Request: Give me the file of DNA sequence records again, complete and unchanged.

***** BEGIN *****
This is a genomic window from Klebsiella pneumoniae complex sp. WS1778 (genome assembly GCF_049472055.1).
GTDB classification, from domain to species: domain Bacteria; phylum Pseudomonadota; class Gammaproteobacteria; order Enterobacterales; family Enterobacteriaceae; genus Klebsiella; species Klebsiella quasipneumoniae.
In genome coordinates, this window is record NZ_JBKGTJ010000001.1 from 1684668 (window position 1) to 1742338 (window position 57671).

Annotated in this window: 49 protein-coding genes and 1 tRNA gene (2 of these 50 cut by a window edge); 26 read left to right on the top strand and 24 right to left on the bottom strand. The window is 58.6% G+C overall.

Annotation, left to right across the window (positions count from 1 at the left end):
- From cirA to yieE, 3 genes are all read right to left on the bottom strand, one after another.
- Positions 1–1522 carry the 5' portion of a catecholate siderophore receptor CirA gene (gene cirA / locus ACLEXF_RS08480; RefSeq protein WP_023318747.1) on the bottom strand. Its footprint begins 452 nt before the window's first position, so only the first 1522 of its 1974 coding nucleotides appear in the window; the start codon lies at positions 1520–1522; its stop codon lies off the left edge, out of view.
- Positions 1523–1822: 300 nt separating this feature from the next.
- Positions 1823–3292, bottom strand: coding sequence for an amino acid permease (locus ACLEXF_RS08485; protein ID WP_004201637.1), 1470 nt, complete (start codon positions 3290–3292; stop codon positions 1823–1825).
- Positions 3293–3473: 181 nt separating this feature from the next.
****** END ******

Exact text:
This is a genomic window from Klebsiella pneumoniae complex sp. WS1778 (genome assembly GCF_049472055.1).
GTDB classification, from domain to species: domain Bacteria; phylum Pseudomonadota; class Gammaproteobacteria; order Enterobacterales; family Enterobacteriaceae; genus Klebsiella; species Klebsiella quasipneumoniae.
In genome coordinates, this window is record NZ_JBKGTJ010000001.1 from 1684668 (window position 1) to 1742338 (window position 57671).

Annotated in this window: 49 protein-coding genes and 1 tRNA gene (2 of these 50 cut by a window edge); 26 read left to right on the top strand and 24 right to left on the bottom strand. The window is 58.6% G+C overall.

Annotation, left to right across the window (positions count from 1 at the left end):
- From cirA to yieE, 3 genes are all read right to left on the bottom strand, one after another.
- Positions 1–1522 carry the 5' portion of a catecholate siderophore receptor CirA gene (gene cirA / locus ACLEXF_RS08480; RefSeq protein WP_023318747.1) on the bottom strand. Its footprint begins 452 nt before the window's first position, so only the first 1522 of its 1974 coding nucleotides appear in the window; the start codon lies at positions 1520–1522; its stop codon lies off the left edge, out of view.
- Positions 1523–1822: 300 nt separating this feature from the next.
- Positions 1823–3292, bottom strand: coding sequence for an amino acid permease (locus ACLEXF_RS08485; protein ID WP_004201637.1), 1470 nt, complete (start codon positions 3290–3292; stop codon positions 1823–1825).
- Positions 3293–3473: 181 nt separating this feature from the next.